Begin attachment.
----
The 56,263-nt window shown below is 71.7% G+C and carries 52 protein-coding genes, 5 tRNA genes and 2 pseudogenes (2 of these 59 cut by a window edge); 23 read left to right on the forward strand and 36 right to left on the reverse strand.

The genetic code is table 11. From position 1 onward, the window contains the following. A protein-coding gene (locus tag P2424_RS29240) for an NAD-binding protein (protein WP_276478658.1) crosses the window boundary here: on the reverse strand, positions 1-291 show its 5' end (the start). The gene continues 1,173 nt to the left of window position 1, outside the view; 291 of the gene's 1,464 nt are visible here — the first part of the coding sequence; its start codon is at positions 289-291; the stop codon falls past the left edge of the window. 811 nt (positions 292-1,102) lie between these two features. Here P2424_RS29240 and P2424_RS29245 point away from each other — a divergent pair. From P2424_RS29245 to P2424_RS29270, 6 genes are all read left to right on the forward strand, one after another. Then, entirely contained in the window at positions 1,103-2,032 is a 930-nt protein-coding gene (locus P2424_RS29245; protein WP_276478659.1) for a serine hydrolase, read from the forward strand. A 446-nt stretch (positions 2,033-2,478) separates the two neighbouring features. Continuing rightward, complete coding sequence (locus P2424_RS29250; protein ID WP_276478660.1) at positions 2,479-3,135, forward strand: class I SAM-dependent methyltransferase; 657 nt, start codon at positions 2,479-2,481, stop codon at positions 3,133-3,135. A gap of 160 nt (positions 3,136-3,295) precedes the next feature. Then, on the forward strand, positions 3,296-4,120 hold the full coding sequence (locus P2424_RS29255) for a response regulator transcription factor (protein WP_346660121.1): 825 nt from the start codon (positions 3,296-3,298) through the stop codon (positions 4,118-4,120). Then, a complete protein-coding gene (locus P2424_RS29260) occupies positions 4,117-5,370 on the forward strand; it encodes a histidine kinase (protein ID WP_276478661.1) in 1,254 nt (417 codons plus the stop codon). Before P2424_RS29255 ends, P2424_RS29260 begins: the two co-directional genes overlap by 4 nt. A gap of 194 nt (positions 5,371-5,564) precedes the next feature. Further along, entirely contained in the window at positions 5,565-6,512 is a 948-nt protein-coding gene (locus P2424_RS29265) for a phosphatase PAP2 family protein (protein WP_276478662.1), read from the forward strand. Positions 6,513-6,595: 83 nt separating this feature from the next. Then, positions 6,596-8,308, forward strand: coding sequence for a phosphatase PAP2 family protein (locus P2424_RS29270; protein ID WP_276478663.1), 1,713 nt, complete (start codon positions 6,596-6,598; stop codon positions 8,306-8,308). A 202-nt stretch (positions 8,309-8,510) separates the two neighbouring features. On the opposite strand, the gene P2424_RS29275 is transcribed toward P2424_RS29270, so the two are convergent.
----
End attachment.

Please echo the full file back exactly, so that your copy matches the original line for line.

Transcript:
The 56,263-nt window shown below is 71.7% G+C and carries 52 protein-coding genes, 5 tRNA genes and 2 pseudogenes (2 of these 59 cut by a window edge); 23 read left to right on the forward strand and 36 right to left on the reverse strand.

The genetic code is table 11. From position 1 onward, the window contains the following. A protein-coding gene (locus tag P2424_RS29240) for an NAD-binding protein (protein WP_276478658.1) crosses the window boundary here: on the reverse strand, positions 1-291 show its 5' end (the start). The gene continues 1,173 nt to the left of window position 1, outside the view; 291 of the gene's 1,464 nt are visible here — the first part of the coding sequence; its start codon is at positions 289-291; the stop codon falls past the left edge of the window. 811 nt (positions 292-1,102) lie between these two features. Here P2424_RS29240 and P2424_RS29245 point away from each other — a divergent pair. From P2424_RS29245 to P2424_RS29270, 6 genes are all read left to right on the forward strand, one after another. Then, entirely contained in the window at positions 1,103-2,032 is a 930-nt protein-coding gene (locus P2424_RS29245; protein WP_276478659.1) for a serine hydrolase, read from the forward strand. A 446-nt stretch (positions 2,033-2,478) separates the two neighbouring features. Continuing rightward, complete coding sequence (locus P2424_RS29250; protein ID WP_276478660.1) at positions 2,479-3,135, forward strand: class I SAM-dependent methyltransferase; 657 nt, start codon at positions 2,479-2,481, stop codon at positions 3,133-3,135. A gap of 160 nt (positions 3,136-3,295) precedes the next feature. Then, on the forward strand, positions 3,296-4,120 hold the full coding sequence (locus P2424_RS29255) for a response regulator transcription factor (protein WP_346660121.1): 825 nt from the start codon (positions 3,296-3,298) through the stop codon (positions 4,118-4,120). Then, a complete protein-coding gene (locus P2424_RS29260) occupies positions 4,117-5,370 on the forward strand; it encodes a histidine kinase (protein ID WP_276478661.1) in 1,254 nt (417 codons plus the stop codon). Before P2424_RS29255 ends, P2424_RS29260 begins: the two co-directional genes overlap by 4 nt. A gap of 194 nt (positions 5,371-5,564) precedes the next feature. Further along, entirely contained in the window at positions 5,565-6,512 is a 948-nt protein-coding gene (locus P2424_RS29265) for a phosphatase PAP2 family protein (protein WP_276478662.1), read from the forward strand. Positions 6,513-6,595: 83 nt separating this feature from the next. Then, positions 6,596-8,308, forward strand: coding sequence for a phosphatase PAP2 family protein (locus P2424_RS29270; protein ID WP_276478663.1), 1,713 nt, complete (start codon positions 6,596-6,598; stop codon positions 8,306-8,308). A 202-nt stretch (positions 8,309-8,510) separates the two neighbouring features. On the opposite strand, the gene P2424_RS29275 is transcribed toward P2424_RS29270, so the two are convergent.